Skip to main content

View Diary: Panetta Tells CIA Torturers They Won't Face Charges w/ Poll (49 comments)

Comment Preferences

  •  one wonders... (4+ / 0-)

    whether a bit of legal sophistry might assist (our) cause here.  

    It's my recollection that in many instances activities characterized as "interrogations" were carried out by independent contractors (e.g., Blackwater), and further that the CIA's leadership of the time might have, whether intentionally or otherwise, leaned on that distinction to avoid bearing the full brunt of public upset for those activities ("they're just contractors, we can't really control them").  

    There is are several important legal distinctions between independent contractors and employees - the one that jumps to mind most readily is that generally employers are vicariously liable for the misconduct of their employees ("respondeat superior"), while employers are not vicariously liable for the misconduct of independent contractors.

    All well and good.  But if the contractors are the ones who did the torturing, well, it wouldn't appear that the email protects them, right?  They're contractors, not employees, and if the distinction was important to the CIA before, the CIA shouldn't be able to ignore it now.

    You'll also note, by the way, that only employees who "took part in harsh interrogations" are covered by the email.  If you think some or all of those interrogations were ordered by people who didn't actually "take part" in them (at least not physically - there's room to argue there, I think), and if you want to punish those folks, I don't think the email stops you from doing so.

    Please respond if I've got the facts wrong, particularly if my recollection is incorrect as to the legal status of the persons who did the interrogating.  As a lawyer, I don't get my ears boxed nearly as often as I deserve...

    •  I don't envy Panetta his job (1+ / 0-)
      Recommended by:
      cotterperson

      ...in managing that Bush-burrowed nest of vipers (many of the career folks were purged in the last 8 years).

      Remember, the CIA is where all the bad boys from NixonCo. were hidden due to all the hidden accounting. I would hardly be surprised to find most of the burrowing went through CIA.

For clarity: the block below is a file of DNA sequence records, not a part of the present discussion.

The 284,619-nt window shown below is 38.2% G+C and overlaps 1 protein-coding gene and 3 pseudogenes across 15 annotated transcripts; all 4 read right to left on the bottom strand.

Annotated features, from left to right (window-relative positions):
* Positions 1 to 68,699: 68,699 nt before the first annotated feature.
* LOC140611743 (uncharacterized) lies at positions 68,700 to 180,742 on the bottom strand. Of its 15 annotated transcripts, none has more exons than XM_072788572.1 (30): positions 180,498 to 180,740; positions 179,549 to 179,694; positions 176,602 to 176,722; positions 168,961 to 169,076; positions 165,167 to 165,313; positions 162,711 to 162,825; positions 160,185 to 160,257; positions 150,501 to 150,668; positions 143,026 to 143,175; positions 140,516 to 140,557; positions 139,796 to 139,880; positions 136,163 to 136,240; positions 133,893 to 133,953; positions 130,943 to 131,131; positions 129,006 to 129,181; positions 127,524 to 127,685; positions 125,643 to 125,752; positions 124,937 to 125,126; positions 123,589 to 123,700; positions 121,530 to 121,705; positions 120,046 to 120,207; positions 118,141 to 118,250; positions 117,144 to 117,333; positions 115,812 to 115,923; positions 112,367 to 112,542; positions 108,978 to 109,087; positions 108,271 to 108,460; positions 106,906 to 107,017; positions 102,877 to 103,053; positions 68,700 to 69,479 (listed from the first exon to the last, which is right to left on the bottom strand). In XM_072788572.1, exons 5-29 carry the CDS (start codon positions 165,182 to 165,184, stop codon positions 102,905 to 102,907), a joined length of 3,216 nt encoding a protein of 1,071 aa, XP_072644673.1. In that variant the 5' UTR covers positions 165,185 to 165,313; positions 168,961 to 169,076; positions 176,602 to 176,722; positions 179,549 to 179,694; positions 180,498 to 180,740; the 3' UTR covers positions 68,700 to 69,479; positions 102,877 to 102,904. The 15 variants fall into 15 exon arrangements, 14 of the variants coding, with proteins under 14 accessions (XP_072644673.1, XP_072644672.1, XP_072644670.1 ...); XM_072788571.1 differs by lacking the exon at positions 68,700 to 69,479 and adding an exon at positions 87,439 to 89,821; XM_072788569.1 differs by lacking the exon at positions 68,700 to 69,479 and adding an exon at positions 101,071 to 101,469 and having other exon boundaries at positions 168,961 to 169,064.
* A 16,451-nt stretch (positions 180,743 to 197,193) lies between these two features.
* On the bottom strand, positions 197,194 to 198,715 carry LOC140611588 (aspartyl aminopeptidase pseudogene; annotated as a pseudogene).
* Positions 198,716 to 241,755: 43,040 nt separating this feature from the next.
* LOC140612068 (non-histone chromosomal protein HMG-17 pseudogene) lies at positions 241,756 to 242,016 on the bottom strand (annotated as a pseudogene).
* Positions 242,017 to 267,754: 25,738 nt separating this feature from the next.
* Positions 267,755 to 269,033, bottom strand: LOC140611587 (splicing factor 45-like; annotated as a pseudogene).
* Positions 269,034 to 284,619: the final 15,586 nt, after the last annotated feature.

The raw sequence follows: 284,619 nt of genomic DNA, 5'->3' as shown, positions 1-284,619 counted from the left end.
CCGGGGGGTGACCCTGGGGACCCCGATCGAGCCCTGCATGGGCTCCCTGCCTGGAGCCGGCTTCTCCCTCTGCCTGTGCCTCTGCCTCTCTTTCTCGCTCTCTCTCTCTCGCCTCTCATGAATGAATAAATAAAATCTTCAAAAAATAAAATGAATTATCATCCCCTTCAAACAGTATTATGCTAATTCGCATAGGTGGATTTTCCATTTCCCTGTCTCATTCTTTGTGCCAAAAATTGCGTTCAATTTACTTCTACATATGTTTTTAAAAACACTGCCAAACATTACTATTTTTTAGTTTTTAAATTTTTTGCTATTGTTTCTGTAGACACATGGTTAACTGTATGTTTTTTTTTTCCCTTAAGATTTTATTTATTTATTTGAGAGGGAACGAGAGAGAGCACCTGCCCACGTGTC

--
      Make sure everyone's vote counts: Verified Voting

      by sacrelicious on Thu Mar 05, 2009 at 04:05:48 PM PST

      [ Parent ]

    •  That's all moot. (0+ / 0-)

      If the CIA didn't commit crimes, then they didn't commit crimes.  End of story.  But if they did, they must be held to account.  And even if they are only suspected of having done so, then any such suspected crime must be duly investigated.  

      Blackwater is a separate issue.  But I don't see any way to prosecute Blackwater without bringing the CIA into the picture, and I'm not convinced that preemptively pardoning the CIA will make it any easier.  

      •  Makes sense (0+ / 0-)

        my point merely was that insofar as Panetta's email looked like it was "bulletproofing" certain persons with respect to future prosecutions for torture, it's not clear that the email addresses those whom we would see prosecuted (regardless of whether it actually protects them or not).  

        If you're saying that a prosecution of Blackwater, for example, requires joining the CIA as a party, that actually doesn't sound right (if they committed torture, they committed torture, and as others have established the fact that they were ordered [or hired] to do so is not a defense).  

        On the other hand, if you're saying that there are CIA personnel whom you would like to see prosecuted specifically for their participation in torture, the fact that Panetta would like to see them bulletproofed (whether to encourage whistleblowers or otherwise) formally estops no competent party with standing from prosecuting them.  If it suggests that he would assert either a sovereign immunity defense or a state action defense on their behalf, then maybe it would (it would be the equivalent of fighting city hall), but we're not there yet and he hasn't committed to do so.

        (If you're knowledgeable about sovereign immunity and/or state action, please pipe up - I'd be curious to hear your thoughts.)

        •  Sounds right. (0+ / 0-)

          And no, I'm no expert (but I slept at a Holiday Inn last night???).  But there seem to have been numerous hints in the media a few years ago that waterboarding was "done" by Blackwater types, under the "direction" of CIA types, meaning (to go way out on that uncertain limb) that the CIA types would be extremely helpful in any actual attempt to prosecute the Blackwater types (or vice versa).  

          With Panetta's lack of enthusiasm for getting to the foggy bottom of this, sovereign immunity, state action or just plain "not gonna happen" means the law is no help.  Maybe some heroic whistleblower will be the key.  

Subscribe or Donate to support Daily Kos.

  • Recommended (132)
  • Community (62)
  • Elections (39)
  • 2016 (37)
  • Environment (36)
  • Bernie Sanders (35)
  • Hillary Clinton (30)
  • Culture (30)
  • Republicans (29)
  • Media (29)
  • Climate Change (27)
  • Spam (24)
  • Congress (23)
  • Education (23)
  • Civil Rights (22)
  • Barack Obama (21)
  • Labor (21)
  • Trans-Pacific Partnership (21)
  • Texas (20)
  • Law (20)
  • Click here for the mobile view of the site